Publicado: 31 de Mayo
¿Te ha sido útil este análisis? No
A 4 de 4 personas (100%) les ha sido útil este análisis
1,759 productos en la cuenta
272 análisis
2.4 h registradas
In theory this is a game I should like. In fact, I WANTED to like it. John "Q/News Anchor from Crank" DeLancie as narration, time/space manipulation in a 3D puzzle environment, a distinct visual style, etc.

Here is the problem, and to elaborate, I'm going to have to compare this game to Portal, which a lot of people did on its release due to one of Portal 1's designers (Kim Swift) leaving Valve to work on this title, which is a similar genre, let's be frank. Portal 1 worked because it was brief. It'd do a few things with a tool, then move on to something else, occasionally mashing all your obstacles up for a challenge room/test of what you'd learned. Part of what worked to keep this from getting stale was that you had hints and taunts from your omnipresent narrator/torturer, and part of it came down to the puzzles being tested to a good balance of "solvable but not instantly".

Quantum Conundrum has most of these attributes, but in sort of a "they came back wrong" variety. John DeLancie is playing the same role of narrator/reason for being in this mess, but a lot of his hints are either weirdly couched in ways that you're not going to get them (and you will hear them 5 times as you try to figure them out, too), or just outright irritating. Between stages in the loading bridge areas you'll hear him spout what is basically monkey-cheese randomness about "his" predicament, but there's not much reason to care because he's the dude what trapped you in Deathtrap Manor by accident where he decided to design really, really overzealous laser beams everywhere. (I'm not entirely convinced the lasers work as intended: stuff that's just supposed to destroy items had a tendency to fire right through into my skull more than once, ending my run at a puzzle.) The puzzles are indeed short rooms to solve and then move on to the next "chamber", but there's not much chance at learning them and a few are just straight up blind luck. One in particular springs to mind as it has you choosing two or three different branch points on a conveyer belt and while it IS possible to backtrack on it, it's a real bear and a lot of them lead around corners or to paths you cannot immediately see are dead ends/death.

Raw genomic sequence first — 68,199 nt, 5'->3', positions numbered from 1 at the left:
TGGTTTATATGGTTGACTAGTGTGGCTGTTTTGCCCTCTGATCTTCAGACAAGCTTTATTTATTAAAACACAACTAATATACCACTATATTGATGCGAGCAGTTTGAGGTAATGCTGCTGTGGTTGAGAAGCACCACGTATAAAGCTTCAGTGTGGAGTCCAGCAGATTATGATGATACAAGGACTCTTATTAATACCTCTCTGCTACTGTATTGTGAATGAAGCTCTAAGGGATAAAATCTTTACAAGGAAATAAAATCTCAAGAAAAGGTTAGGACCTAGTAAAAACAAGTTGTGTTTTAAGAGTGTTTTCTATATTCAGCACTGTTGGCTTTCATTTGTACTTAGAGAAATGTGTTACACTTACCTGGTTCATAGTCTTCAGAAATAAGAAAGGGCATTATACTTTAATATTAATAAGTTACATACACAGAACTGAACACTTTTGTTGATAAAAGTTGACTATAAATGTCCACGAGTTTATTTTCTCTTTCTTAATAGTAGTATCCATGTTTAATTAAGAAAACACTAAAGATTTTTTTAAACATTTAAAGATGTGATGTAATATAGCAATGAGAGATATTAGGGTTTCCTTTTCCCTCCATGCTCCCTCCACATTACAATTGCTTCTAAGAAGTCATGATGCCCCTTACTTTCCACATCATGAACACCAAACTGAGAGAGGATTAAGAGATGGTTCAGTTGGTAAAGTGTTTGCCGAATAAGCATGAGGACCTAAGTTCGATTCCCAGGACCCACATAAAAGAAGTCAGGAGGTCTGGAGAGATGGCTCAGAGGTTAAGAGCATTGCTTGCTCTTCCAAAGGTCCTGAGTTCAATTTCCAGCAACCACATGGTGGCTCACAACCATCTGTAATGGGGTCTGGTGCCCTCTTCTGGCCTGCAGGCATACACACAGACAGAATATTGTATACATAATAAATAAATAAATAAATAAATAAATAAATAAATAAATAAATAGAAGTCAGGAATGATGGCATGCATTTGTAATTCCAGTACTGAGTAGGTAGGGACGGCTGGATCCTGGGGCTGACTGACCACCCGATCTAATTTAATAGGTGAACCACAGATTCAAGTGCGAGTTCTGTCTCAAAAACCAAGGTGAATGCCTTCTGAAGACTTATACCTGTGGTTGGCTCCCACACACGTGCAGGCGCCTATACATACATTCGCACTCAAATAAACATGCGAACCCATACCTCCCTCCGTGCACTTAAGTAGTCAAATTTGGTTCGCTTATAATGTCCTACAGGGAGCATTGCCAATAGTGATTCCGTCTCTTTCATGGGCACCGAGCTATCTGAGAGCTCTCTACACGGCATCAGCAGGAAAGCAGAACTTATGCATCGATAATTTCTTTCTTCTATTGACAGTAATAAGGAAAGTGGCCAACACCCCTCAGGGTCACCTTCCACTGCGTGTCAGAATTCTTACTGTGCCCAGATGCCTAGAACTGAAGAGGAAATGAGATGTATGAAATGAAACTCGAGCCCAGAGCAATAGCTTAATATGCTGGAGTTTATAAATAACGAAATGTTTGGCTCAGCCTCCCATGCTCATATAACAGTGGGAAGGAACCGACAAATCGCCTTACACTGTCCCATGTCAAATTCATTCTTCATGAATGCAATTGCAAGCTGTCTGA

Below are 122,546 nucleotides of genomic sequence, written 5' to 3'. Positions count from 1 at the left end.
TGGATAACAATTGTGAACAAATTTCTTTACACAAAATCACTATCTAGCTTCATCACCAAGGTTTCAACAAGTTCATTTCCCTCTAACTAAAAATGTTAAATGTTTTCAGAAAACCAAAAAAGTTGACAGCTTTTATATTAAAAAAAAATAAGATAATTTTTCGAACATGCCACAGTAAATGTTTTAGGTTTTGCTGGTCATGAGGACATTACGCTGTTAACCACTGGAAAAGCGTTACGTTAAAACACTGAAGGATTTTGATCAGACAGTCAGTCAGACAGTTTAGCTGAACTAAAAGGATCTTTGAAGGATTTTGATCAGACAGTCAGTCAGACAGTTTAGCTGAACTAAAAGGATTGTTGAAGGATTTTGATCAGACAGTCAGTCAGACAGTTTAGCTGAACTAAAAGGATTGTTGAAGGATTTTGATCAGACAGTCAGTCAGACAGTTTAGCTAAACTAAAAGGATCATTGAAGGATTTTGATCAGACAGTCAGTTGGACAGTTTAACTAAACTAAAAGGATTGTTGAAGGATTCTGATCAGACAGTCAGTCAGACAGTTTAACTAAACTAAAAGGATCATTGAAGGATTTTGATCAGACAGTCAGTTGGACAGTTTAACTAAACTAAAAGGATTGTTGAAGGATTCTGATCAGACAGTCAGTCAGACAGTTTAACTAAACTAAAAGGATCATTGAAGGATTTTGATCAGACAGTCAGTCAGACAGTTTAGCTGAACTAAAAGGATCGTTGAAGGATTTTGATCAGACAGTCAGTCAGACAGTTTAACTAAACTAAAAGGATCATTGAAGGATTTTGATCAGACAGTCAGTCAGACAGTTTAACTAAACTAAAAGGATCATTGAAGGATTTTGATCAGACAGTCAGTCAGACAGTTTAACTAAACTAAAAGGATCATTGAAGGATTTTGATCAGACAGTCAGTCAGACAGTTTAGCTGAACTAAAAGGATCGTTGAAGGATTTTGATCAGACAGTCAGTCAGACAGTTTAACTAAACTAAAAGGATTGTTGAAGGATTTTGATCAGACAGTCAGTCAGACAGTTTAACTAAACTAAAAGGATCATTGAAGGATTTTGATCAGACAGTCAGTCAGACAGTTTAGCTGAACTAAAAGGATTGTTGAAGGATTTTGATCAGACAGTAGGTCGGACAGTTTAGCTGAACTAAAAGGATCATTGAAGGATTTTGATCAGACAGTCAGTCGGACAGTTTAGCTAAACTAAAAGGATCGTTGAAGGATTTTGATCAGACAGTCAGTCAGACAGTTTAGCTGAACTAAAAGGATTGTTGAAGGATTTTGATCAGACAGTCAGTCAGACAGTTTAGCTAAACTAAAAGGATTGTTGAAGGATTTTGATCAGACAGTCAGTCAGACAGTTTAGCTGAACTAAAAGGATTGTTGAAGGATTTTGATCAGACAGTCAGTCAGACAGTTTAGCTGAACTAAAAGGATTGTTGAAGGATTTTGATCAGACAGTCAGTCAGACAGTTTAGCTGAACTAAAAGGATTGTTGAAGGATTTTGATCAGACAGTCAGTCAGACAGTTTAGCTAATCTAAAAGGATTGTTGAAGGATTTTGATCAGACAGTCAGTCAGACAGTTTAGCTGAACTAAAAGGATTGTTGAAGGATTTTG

The other big Portal gripe I'm gonna throw out: in Portal, you get the gun, you get a few rooms of training, and then YOU HAVE THE GUN FULLY OPEN FOREVER. Quantum Conundrum gives you 4 seperate powers, which are clearly controller-mapped given how they show up on a keyboard, and then gives them to you and takes them away randomly from room to room, so that just as you earn something it's out the door for two stages, then you need to find the object in the level to swap it out with the other power, then... The juggling really makes the game more tedious than interesting, when I just want to play around with all these weird reality warping buttons instead of learn about DeLancie's fuzzy multidimensional friend who hid a bunch of barking robots all around the house*.